Jon (Yuan) Jiang is a Chinese PhD student in the Digital Media Research Centre at the Queensland University of Technology, focusing on the Belt and Road Initiative. He completed his master’s degree of political science at Moscow State Institute of International Relations, and bachelor’s degree of law at Shanghai University. As a Russian speaker, he worked with ZTE Corporation and as a special correspondent with Asia Weekly and Pengpai News, all in Moscow. His writing has also appeared in The Diplomat, The National Interest, South China Morning Post, Jamestown Foundation, CGTN, The Times of Israel, Sixth Tone, Global Policy, Global Times, The China Story, Modern Diplomacy, U.S.-China Perception Monitor, People’s Daily and Caixin, as well as with the Russian International Affairs Council and Australian Institute of International Affairs. He was invited to comment on Financial Times, Russia Today, Asia Times and other programs. Despite what this bio would indicate, he does not take himself too seriously. He tweets at @jiangyuan528.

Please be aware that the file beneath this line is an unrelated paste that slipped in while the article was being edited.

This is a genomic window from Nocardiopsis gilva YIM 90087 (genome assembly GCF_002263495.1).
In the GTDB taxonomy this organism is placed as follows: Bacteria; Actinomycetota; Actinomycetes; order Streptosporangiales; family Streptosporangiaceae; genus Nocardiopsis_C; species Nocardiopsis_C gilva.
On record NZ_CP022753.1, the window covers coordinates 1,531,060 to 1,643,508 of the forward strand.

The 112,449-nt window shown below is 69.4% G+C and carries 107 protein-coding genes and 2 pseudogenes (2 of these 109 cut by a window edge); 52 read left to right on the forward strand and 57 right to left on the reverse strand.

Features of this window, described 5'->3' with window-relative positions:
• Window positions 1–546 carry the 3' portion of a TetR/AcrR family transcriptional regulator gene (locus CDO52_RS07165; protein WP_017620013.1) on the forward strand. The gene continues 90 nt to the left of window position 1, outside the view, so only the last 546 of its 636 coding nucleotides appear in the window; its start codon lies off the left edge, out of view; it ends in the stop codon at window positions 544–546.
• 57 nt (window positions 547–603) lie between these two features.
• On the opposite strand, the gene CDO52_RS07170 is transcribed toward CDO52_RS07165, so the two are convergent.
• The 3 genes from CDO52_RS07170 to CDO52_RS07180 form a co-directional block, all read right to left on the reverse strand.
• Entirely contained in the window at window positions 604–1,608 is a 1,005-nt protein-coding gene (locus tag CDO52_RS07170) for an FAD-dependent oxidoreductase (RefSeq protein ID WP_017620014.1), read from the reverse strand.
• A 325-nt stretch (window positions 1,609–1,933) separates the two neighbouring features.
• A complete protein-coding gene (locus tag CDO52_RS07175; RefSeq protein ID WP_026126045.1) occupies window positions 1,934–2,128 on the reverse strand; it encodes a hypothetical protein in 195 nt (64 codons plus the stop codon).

Photo by Catarina Sousa from Pexels